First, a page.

Centers for Disease Control and Prevention. (2011). Congenital heart defects. Retrieved from Limperopoulos, C., Tworetzky, W., McElhinney, D.B., Newburger, J.W., Brown D.W., Robertson, R.L., … Plessis, A.J. (2009). Brain volume and metabolism in fetuses with congenital heart disease. Circulation, 12(1), 26-33. doi: 10.1161/ Granelli, A., Wennergren, M., Sandberg, K., Melleander, M., Bejlum, C., Inganäs, L.,… Östman-Smith, I. (2009). Impact of pulse oximetry screening on the detection of duct dependent congenital heart disease: A Swedish prospective screening study in 39,821 newborns. British Medical Journal, 1-12. doi: 10.1136/bmj.a3037 Virginia. House of Delegates. Newborns; critical congenital heart defect screening. 2014 sess. HB387. Richmond: Government Printing Office. Retrieved from

SCREENINGS FOR ALL NEWBORNS Appendix A Kayla M. Vadney 2008 Cassatt Court Virginia Beach, Virginia 23464 February 2, 2014 The Honorable Ronald A. Villanueva Virginia House of Delegates 1000 Bank Street General Assembly Building Richmond, Virginia 23218 Dear Delegate Villanueva:


My name is Kayla Vadney and I am a senior baccalaureate-nursing student at Old Dominion University in Norfolk, Virginia. However, I live in your district and hope to obtain employment locally upon graduation. I am writing to request your support in favor of Bill HB387, Newborns; critical congenital heart defect screening which proposes mandating that each hospital implement a screening protocol for all newborns for congenital heart defects and provide follow-up care for those diagnosed with such abnormalities. Although in my education at Old Dominion University I am required to gain experience in a variety of nursing specialties, maternity is my passion and the area I ultimately wish to work in. That being said, I am currently shadowing a nurse on a maternity unit at a local hospital and I spend a lot of time in the nursery with newborn infants. It has come to my attention that in Virginia there is currently no routine screening for congenital heart defects and that in the majority of cases, infants are only screened if there is a family history or other obvious indication. However, according to the Centers for Disease Control and Prevention (CDC; 2011), congenital heart defects make up the most commonly occurring form of birth defect in the United States, with approximately 40,000 cases each year, and is a leading cause of infant death. With so many discovered cases, it is very alarming to me that each and every baby born in our hospitals is not screened. The fact of the matter is that in many cases these individuals are not properly diagnosed until they show symptoms, which at that point can be life threatening and pose several complications (CDC, 2011). This is especially heart wrenching to me because according to the CDC (2011) about one-third of babies born with a congenital heart defect will develop other physical impairments or cognitive delays. Therefore, in addition to helping prevent some unnecessary deaths, screening all newborns and identifying an abnormality early may also help improve the quality of life for survivors by maximizing their physical abilities and minimizing developmental delays so that they may reach their full potential in society. I hope that you will thoroughly consider voting in favor of this bill. However, whatever your decision may be, please notify me via the email provided below. If you have any further questions, please feel free to use me as a resource, or refer to the CDC website, also provided below. Thank you very much for your consideration.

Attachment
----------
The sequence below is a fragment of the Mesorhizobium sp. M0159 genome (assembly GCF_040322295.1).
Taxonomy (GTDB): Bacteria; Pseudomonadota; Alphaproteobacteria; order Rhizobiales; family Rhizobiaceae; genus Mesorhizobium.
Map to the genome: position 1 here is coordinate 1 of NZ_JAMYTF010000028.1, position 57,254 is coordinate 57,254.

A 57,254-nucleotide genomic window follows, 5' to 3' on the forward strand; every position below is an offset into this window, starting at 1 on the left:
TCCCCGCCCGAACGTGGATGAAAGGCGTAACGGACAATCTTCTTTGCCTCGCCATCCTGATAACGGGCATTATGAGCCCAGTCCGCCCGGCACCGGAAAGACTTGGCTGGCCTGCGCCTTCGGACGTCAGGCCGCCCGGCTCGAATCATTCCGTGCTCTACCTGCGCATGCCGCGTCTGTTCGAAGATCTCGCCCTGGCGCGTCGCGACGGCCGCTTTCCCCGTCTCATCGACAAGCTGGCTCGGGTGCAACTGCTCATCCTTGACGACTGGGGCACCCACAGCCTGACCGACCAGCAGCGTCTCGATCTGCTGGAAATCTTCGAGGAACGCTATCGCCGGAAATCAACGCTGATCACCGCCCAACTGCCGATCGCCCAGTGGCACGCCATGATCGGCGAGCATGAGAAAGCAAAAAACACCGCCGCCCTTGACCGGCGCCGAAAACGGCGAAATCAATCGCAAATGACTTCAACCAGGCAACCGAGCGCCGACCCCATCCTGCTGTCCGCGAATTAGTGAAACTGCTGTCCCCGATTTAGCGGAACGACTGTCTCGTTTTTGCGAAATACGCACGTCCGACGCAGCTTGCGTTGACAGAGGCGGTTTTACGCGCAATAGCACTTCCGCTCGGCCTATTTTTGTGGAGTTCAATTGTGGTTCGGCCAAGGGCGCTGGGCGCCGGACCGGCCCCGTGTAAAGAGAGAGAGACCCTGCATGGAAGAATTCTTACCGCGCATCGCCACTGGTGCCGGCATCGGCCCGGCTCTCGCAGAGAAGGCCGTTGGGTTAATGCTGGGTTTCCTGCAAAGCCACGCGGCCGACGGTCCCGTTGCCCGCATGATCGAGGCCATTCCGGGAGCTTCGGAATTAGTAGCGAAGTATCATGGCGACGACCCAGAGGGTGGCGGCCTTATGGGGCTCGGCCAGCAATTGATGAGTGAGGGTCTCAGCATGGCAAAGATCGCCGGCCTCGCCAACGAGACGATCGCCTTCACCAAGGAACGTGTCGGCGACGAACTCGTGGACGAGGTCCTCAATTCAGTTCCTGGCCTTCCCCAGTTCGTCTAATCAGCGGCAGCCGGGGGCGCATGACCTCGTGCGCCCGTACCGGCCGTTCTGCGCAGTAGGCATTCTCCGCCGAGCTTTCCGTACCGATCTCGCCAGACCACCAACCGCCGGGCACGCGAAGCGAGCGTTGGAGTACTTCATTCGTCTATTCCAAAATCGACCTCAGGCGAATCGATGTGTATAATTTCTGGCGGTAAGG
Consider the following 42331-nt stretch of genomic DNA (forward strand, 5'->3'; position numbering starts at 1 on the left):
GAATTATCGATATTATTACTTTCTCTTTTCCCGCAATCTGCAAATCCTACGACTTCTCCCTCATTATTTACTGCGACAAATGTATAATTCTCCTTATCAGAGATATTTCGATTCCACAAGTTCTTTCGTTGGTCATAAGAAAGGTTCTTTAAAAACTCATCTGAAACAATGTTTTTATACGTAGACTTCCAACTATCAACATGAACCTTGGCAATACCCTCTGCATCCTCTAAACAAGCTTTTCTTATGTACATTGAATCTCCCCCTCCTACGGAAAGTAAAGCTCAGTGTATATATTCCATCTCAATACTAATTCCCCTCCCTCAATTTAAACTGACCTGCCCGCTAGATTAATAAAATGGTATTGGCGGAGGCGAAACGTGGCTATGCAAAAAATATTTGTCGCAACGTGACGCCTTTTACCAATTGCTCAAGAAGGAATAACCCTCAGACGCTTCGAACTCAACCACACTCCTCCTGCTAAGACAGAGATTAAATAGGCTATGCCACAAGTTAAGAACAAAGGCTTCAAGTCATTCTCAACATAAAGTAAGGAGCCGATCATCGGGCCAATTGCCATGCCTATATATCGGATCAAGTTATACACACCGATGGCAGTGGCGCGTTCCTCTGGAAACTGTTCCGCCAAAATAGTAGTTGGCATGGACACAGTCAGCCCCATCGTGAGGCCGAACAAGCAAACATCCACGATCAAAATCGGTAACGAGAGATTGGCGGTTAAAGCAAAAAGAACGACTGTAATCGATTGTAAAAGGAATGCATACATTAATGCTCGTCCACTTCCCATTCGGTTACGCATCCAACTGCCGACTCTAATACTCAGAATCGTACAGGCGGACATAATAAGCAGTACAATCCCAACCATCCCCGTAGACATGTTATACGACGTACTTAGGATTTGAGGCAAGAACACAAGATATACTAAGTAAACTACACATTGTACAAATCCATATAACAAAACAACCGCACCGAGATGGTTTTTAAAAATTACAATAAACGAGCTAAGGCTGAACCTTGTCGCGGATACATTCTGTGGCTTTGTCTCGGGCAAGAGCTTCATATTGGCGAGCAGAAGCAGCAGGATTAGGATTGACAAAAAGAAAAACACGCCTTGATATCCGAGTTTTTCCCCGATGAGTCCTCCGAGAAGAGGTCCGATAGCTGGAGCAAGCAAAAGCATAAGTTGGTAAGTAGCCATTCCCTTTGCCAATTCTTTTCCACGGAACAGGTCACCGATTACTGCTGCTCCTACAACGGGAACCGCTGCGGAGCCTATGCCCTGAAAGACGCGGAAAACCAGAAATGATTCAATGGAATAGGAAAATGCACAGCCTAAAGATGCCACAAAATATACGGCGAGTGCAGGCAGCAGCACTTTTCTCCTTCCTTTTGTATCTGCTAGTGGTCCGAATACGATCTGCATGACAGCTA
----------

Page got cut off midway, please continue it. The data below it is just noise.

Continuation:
Centers for Disease Control and Prevention. (2011). Congenital Heart Defects. Retrieved from Sincerely, Kayla M. Vadney



Below is Delegate Ronald A. Villanueva’s response to the letter in Appendix A and therefore proof of delivery of that letter via email. I acknowledge that Bill HB 387 has been referred to the Committee on Education and Health in the Senate and I have sent them my letter as well, but am still awaiting a response. Mon, Feb 3, 2014 at 8:43 AM Miss Vadney, I want to thank you for reaching out to me regarding your support of HB387 which would require heart screening of newborns. I appreciate you taking the time to express your concerns as I take all of my constituents’ correspondence into consideration. Currently, HB387 has passed in the House, and now is in the Senate and was referred to the Committee on Education and Health. Thanks for contacting my office and participating in the legislative process. I appreciate you reaching out to me. Please continue to visit the General Assembly website at to keep track of this and any other matters of concern to you. With Pride in Our Commonwealth, Ron Office of Ron Villanueva Virginia Delegate, 21st House District Richmond Office 
 (804) 698-1021 phone
 (804) 698-6721 fax



“I pledge to support the Honor System of Old Dominion University. I will refrain from any form of academic dishonesty or deception, such as cheating or plagiarism. I am aware that as a member of the academic community, it is my responsibility to turn in all suspected violators of the Honor Code. I will report to a hearing if summoned.” Electronic Signature: ____Kayla M. Vadney___ Date: _2/4/2014__